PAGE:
From my experience in watching a lot of companies make stuff, the distinction between those that are under water, complaint wise and those that enjoy single digit PPM year after year is the work environment the employee is presented. Positive morale goes hand in hand with low/no defects. Some may call this a chicken / egg situation but I think morale creates defect free environments.

WOW. What a weight to get off my chest. :thanx:

Bev D

Heretical Statistician
Super Moderator
I always differentiate between specific actionable physical root causes (or I prefer the the phrase 'causal mechanism') of any specific defect/failure and the systemic cause of the physical cause...if I take action on the specific physical cause I can prevent the recurrence of the specific defect/failure. If I take action on the systemic cause I can prevent future similar defects/failures.

An example: an increase in the insertion failure rate of a specific type of chemistry slide (into a chemistry analyzer) was traced back to a change in the chemical makeup of the ink on the slide (used to create the bar code and other markings). The chemical change increased 'softness' of the ink and as the slides are stacked together with other slides the soft ink stuck the slides together. The ink change was the specific physical cause and when corrected the failure went away. The systemic cause was a lack of validation of the unintended consequences of the change. This systemic cause had occurred several times for failures resulting from deliberate, intended, process/product changes. Our systemic change was to improve our change assessment and V&V process. (Not particularly popular with some of our engineers but we did experience a marked decrease in the number of failures resulting from changes that we were notified of).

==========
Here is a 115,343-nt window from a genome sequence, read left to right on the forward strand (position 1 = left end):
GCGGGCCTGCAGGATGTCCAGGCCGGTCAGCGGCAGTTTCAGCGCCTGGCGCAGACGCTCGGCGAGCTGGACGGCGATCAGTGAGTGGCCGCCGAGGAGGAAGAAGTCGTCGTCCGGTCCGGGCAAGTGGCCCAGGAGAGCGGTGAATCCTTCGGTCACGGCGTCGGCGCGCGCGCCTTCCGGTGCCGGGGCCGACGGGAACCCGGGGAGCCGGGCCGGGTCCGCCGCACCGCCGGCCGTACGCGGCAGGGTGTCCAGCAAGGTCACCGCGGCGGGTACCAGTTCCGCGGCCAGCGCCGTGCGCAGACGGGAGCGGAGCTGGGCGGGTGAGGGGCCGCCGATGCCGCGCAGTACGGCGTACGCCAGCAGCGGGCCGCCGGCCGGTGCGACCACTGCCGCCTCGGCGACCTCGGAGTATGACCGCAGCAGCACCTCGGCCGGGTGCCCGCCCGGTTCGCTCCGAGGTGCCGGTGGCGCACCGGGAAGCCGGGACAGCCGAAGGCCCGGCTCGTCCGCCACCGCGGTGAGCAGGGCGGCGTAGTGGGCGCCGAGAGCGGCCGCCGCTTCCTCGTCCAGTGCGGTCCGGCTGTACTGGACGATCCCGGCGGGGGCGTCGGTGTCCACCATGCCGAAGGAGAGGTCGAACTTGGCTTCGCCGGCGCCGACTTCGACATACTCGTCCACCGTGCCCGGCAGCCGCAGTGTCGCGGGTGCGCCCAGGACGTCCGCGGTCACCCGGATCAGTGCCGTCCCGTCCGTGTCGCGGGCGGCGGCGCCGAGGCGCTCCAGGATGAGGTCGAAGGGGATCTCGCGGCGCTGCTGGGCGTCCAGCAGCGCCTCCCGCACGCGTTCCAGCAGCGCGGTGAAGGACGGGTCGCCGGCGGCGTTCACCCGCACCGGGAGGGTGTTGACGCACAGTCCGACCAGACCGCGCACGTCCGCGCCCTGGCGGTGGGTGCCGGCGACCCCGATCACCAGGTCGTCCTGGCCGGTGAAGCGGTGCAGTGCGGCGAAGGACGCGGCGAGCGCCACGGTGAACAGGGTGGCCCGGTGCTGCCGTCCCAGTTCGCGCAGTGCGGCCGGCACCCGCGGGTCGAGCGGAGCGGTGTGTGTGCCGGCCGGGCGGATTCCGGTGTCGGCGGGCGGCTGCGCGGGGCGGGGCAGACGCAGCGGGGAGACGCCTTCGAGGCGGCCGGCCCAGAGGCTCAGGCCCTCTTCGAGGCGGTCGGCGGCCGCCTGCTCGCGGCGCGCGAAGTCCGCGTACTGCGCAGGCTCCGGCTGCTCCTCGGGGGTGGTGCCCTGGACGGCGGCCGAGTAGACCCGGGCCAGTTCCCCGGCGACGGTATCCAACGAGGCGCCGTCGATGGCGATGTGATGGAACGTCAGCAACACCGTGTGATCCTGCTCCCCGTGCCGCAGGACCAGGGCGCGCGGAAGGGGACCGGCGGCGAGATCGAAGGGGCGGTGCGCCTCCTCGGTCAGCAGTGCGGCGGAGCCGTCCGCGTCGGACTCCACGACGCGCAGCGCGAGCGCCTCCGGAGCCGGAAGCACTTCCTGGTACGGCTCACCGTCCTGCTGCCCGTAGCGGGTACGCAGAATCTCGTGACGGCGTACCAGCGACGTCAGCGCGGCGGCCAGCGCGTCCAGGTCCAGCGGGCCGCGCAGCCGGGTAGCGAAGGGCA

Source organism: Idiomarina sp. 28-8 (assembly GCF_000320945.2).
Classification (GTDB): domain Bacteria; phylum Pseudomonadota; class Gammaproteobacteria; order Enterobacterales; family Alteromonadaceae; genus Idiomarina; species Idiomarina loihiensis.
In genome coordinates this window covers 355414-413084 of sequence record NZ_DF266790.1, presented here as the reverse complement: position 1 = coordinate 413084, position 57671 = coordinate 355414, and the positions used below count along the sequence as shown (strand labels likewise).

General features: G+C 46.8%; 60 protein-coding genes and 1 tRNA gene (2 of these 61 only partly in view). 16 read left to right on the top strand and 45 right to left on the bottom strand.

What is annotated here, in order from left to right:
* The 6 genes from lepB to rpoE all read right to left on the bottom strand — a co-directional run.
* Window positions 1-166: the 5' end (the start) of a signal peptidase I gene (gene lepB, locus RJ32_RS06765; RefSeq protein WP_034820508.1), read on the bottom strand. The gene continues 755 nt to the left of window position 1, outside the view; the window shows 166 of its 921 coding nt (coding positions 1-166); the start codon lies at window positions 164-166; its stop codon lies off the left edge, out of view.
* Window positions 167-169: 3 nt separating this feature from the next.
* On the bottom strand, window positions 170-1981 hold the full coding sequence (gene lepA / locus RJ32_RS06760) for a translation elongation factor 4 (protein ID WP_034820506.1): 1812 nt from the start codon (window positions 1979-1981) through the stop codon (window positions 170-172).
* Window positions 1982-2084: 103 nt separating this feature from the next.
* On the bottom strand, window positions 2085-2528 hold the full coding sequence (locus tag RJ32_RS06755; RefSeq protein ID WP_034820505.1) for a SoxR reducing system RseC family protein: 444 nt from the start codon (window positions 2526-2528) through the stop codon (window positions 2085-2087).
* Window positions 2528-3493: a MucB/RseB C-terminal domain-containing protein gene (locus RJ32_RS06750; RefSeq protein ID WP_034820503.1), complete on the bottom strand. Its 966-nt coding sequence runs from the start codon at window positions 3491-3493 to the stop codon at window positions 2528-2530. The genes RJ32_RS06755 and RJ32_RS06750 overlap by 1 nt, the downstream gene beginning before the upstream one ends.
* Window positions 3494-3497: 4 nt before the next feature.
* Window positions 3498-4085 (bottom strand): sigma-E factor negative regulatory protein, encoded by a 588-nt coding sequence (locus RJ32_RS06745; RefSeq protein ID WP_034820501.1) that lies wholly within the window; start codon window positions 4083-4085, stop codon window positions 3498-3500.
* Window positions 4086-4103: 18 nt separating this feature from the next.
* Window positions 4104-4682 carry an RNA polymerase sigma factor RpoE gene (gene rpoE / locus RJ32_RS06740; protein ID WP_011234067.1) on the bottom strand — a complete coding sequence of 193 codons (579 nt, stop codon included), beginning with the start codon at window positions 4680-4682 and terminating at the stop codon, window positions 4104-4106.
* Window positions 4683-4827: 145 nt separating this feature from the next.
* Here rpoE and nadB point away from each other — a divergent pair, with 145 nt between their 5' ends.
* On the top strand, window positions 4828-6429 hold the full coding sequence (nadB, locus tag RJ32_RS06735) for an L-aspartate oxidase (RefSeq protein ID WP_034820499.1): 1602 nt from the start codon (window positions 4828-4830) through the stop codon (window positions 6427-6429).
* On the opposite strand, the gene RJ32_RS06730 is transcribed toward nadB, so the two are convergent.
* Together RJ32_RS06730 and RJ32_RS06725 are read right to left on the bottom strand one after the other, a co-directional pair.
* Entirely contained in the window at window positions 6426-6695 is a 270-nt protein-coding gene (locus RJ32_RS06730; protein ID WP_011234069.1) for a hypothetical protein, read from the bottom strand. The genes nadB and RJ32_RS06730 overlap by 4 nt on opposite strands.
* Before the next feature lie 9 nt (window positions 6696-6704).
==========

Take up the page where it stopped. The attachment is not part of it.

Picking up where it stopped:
Anyway, we came to this conclusion regarding systemic improvements not by categorizing systemic failures but by analyzing the failures and performing lessons learned separate from (although including) the team that worked on the specific failures...the management team determined the systemic causes through a deep understanding of what actually happened.

In my experience determining categories ahead of time and allowing the team to 'pick one' leads to over-aggregation of the information, simplistic analysis of the systemic cause and just another 'check the box' mentality. The qualification of the categories then becomes meaningless and in-actionable.

My advice is that the value comes from the analysis and not the ease of 'canned' categories...if your organization is not willing to invest the time and effort into the he systemic cause investigation, no amount of categorization will help you...

Just my 5 cents...

Mike S.

Happy to be Alive
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Every single tool or method has both advantages and disadvantages that the user should be aware of. But without categorization Pareto charts and Ishikawa diagrams do not exist.